These problems persisted after the November elections. In advance of Georgia’s runoff Senate elections on January 5, Avaaz found that Facebook failed to label spreaders of misinformation, some of whom garnered more interactions than traditional news sites covering the race. “The top 20 Facebook and Instagram accounts we found spreading false claims that were aimed at swaying voters in Georgia accounted for more interactions than mainstream media outlets,” the report states.

Avaaz noted that Facebook’s failings on election misinformation go beyond AI detection problems. The company’s own policies also allowed misinformation to spread. In Georgia, for example, the group noted that political ads on the platform spread information that had been debunked by independent fact-checkers. But because Facebook policy expressly allows politicians to lie in political ads, the candidates were allowed to spread this misinformation to millions of voters.

To counter viral misinformation, Avaaz has several recommendations for Facebook. Among them, the group urges the company to stem the influence of accounts spreading disinformation well before an election and not wait to downrank them until just weeks before, as it did in 2020. The report also suggests Facebook take more steps to proactively show corrections to users exposed to misinformation and improve its AI detection systems, which failed to keep a significant amount of false content off the platform in 2020.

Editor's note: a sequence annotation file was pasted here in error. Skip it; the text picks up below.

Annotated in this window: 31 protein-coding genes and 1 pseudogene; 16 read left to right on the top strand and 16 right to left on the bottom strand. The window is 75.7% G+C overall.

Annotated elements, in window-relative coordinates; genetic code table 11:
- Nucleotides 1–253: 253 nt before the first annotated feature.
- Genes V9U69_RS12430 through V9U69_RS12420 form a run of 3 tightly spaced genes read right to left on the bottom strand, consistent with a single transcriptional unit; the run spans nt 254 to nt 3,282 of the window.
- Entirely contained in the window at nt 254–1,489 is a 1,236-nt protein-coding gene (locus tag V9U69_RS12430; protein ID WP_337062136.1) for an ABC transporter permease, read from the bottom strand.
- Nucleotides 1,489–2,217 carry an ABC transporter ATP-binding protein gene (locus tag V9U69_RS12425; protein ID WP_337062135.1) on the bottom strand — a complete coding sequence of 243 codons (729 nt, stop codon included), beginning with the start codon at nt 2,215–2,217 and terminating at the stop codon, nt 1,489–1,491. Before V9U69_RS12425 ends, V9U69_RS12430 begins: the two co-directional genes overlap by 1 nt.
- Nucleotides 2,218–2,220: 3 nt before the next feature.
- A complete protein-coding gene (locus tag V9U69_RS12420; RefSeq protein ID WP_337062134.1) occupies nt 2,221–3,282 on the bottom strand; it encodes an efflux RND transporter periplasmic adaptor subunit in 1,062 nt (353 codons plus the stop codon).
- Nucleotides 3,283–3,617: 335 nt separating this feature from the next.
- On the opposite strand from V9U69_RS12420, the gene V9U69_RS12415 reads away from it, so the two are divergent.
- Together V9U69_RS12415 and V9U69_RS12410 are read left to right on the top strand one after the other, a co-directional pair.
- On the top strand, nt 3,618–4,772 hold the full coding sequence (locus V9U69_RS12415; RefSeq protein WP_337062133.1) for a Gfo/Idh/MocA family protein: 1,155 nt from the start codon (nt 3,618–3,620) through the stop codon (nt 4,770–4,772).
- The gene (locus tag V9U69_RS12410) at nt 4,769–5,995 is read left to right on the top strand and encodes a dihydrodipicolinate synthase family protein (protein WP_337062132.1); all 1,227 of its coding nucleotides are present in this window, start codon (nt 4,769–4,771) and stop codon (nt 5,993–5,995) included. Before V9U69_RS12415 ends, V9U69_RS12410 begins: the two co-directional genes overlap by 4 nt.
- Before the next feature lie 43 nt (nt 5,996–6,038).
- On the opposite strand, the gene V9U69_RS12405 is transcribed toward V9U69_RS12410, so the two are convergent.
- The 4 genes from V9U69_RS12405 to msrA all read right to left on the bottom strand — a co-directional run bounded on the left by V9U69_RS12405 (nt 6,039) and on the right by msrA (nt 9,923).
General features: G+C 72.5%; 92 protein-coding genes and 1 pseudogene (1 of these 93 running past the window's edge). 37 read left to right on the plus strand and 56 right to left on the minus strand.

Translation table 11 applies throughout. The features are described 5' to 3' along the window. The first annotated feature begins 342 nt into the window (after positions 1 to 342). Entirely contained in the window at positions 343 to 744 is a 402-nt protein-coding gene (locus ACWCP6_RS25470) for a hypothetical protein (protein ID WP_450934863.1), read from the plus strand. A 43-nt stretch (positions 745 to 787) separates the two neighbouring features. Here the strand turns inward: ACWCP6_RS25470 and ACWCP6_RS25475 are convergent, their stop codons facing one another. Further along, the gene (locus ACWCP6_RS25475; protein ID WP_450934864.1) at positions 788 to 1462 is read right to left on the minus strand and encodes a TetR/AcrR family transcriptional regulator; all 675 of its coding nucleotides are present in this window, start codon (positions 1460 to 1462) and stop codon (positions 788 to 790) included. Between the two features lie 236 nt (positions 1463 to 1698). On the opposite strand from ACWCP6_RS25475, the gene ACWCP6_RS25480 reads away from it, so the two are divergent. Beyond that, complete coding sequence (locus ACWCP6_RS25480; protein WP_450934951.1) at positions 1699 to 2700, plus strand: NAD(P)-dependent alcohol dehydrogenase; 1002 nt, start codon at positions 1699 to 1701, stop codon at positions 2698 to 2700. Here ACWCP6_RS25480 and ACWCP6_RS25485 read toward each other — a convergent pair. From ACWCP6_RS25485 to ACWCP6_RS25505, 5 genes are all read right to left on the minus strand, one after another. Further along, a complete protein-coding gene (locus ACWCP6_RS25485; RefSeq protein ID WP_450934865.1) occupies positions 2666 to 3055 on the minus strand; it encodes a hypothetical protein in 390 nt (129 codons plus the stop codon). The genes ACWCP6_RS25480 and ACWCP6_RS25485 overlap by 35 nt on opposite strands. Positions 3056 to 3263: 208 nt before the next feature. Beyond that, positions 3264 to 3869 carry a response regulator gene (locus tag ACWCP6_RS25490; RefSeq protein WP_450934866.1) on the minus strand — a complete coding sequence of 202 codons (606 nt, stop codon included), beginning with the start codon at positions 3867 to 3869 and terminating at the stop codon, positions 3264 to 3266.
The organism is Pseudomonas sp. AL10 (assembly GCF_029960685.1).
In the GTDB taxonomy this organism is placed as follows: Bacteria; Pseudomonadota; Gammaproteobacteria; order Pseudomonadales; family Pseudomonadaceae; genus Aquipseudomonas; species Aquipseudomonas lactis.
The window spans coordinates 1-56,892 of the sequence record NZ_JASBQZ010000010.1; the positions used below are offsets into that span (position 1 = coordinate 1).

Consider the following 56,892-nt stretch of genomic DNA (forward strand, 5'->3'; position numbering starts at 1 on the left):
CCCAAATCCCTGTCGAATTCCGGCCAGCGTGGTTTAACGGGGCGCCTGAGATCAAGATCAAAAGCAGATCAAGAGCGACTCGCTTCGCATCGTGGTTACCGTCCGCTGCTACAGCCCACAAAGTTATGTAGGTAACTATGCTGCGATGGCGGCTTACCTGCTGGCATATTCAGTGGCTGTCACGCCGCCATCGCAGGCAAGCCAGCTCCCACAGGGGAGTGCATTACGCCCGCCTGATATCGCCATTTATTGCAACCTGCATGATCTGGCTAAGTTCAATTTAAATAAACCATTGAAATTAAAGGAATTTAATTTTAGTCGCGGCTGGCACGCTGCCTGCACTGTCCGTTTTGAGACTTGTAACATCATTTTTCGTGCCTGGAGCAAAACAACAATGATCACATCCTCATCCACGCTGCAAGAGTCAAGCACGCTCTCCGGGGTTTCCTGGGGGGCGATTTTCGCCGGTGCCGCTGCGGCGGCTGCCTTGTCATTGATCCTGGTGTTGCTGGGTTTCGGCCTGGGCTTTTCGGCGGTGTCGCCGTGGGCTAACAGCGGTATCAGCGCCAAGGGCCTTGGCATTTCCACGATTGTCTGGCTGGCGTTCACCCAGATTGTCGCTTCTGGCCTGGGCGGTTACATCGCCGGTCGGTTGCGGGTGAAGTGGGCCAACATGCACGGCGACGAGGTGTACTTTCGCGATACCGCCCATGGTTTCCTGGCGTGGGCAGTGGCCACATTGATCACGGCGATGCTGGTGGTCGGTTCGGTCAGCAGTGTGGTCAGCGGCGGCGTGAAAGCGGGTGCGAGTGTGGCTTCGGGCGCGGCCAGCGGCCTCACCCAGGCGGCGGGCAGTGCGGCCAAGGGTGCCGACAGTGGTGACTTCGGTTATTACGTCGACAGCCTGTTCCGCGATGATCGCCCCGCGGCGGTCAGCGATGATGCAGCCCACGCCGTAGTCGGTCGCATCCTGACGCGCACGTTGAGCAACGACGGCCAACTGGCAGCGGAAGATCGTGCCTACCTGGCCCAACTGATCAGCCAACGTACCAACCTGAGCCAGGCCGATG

Avaaz also has ideas for how Washington should begin to regulate social media platforms. The report’s first recommendation on that front—and the one that would pack the most punch at Facebook—is to create a legal framework that would force the company to alter its algorithms that push disinformation, hateful, and toxic content to the top of users’ news feeds. Critics have long pointed out that Facebook’s algorithm prefers sensational content that drives engagement, even if it is otherwise harmful—and that Facebook has been resistant to change that because it would directly impact the company’s growth and revenue. 

In other recommendations for the federal government, Avaaz suggests mandating public reports from social media companies that would disclose details about their algorithms and their struggles against misinformation. They also suggest that the existing Section 230 of the Communications Act, which provides platforms liability protection for user-created content they help spread, somehow be rewritten to allow regulation of misinformation. Another envisioned reform, which Avaaz says would cut belief in false information by half, would be to require platforms to create retroactive correction tools that would alert users they were exposed to misinformation even if it hadn’t been determined to be false at that time.

On Thursday, Facebook CEO Mark Zuckerberg is set to testify alongside other tech CEOs at a Congressional hearing on social media and disinformation. “The most worrying finding in our analysis is that Facebook had the tools and capacity to better protect voters from being targets of this content, but the platform only used them at the very last moment, after significant harm was done,” said Fadi Quran, a campaign director at Avaaz, in a statement. “How many more times will lawmakers have to hear [Zuckerberg] say ‘I’m sorry’ before they decide to protect Americans from the harms caused by his company?”

This post has been updated with comment from Facebook.